These results were used in a life-cycle assessment (LCA) to substantiate how the impact of Bioplex minerals on improving layer production and egg quality can be translated to lower environmental impacts. When using these meta-analysis results in a simulated LCA model, total emission intensity per kg of eggs was lowered by 2.5% in both high- and low-global-warming-potential (GWP) diets with Bioplex mineral supplementation.

In environmental terms, the feeding of Bioplex minerals translates to a reduction of 1,040 tonnes carbon dioxide equivalent (CO2​e) reduced for every 1,000,000 hens placed. This is a savings equivalent to 680 fewer cars on the road, or the amount of electricity used by 700 houses. In layer production, economic and environmental sustainability are closely linked, meaning that feeding technologies that improve performance can deliver sustainability benefits that can be aligned with several of the United Nations’ Sustainable Development Goals.


With minerals being crucial for the growth and development of chickens due to their involvement in numerous physiological processes, choosing the most bioavailable forms is vital to optimising health and performance. The results from the abovementioned meta-analysis demonstrate improved performance parameters when using organic trace minerals, at a lower inclusion rate, in the form of Bioplex.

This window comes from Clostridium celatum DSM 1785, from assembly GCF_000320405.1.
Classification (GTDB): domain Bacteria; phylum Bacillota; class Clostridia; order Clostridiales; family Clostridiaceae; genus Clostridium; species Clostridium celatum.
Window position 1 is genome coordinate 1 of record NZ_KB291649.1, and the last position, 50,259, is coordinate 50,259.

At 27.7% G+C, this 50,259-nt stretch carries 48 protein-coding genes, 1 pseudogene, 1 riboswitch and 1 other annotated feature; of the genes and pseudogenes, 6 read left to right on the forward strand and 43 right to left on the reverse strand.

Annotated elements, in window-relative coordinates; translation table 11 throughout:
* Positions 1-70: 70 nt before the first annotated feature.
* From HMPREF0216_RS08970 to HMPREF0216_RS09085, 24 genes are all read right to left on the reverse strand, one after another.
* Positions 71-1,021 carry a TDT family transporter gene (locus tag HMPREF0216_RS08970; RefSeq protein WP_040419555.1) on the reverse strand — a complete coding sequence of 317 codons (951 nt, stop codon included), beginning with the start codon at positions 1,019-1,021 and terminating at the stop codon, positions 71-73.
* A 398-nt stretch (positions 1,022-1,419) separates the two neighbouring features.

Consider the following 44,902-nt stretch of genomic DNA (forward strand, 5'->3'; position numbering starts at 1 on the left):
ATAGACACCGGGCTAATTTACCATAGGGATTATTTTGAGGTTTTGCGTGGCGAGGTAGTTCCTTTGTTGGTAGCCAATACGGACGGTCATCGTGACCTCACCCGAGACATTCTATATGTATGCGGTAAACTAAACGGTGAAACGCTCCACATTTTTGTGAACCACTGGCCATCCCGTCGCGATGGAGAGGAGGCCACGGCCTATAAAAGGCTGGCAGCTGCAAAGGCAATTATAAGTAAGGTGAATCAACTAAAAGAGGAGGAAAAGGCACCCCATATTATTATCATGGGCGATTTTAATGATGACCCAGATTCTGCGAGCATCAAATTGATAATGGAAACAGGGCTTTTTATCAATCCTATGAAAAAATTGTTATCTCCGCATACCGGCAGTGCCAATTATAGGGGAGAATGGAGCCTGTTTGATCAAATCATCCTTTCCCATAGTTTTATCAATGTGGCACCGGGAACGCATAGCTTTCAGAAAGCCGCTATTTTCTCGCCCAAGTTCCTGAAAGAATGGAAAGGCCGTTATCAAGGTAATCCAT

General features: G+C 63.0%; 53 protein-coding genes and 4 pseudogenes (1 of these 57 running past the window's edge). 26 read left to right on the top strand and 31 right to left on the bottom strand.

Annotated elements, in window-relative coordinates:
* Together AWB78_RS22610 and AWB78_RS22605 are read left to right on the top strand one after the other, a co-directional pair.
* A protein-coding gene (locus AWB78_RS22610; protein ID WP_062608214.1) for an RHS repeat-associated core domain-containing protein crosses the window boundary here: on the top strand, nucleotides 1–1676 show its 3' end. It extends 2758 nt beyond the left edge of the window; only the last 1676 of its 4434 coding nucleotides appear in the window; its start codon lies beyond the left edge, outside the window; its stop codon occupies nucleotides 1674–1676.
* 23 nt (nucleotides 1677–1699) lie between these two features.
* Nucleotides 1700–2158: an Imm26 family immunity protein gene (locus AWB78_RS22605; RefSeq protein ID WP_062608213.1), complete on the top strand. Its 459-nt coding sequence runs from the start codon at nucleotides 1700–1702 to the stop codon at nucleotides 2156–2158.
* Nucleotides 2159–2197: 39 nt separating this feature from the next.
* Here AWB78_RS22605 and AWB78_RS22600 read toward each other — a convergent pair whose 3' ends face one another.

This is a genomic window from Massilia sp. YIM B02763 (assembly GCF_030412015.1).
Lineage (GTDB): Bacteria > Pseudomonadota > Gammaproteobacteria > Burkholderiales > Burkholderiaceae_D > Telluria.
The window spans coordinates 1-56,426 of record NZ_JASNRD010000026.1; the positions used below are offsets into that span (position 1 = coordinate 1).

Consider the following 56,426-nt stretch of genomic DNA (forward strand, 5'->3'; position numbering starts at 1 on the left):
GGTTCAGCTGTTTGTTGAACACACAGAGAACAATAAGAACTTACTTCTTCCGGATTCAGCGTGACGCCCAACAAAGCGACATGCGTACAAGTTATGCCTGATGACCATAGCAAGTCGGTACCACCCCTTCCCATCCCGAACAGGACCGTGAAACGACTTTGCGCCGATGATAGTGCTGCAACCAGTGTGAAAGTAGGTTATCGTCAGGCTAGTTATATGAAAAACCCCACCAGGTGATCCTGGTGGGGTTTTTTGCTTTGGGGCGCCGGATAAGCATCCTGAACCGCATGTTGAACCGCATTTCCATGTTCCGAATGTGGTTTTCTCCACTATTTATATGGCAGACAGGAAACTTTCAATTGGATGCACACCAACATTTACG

The LCA then showed that the correct form and inclusion level of mineral supplementation can enhance layer productivity, improve profitability, reduce carbon footprint and meet sustainability goals. With correct formulation, more cost-effective, environmentally sustainable feeds can be produced, resulting in a greater return on investment and a lower carbon footprint.

Find out more here.

Author: Harriet Walker, Alltech


1. ​Byrne, L.; Ross, S.; Taylor-Pickard, J.; et al. (2023). The Effect of Organic Trace Mineral Supplementation in the Form of Proteinates on Performance and Sustainability Parameters in Laying Hens: A Meta-Analysis. ​Animals : an open access journal from MDPI, 13(19), 3132.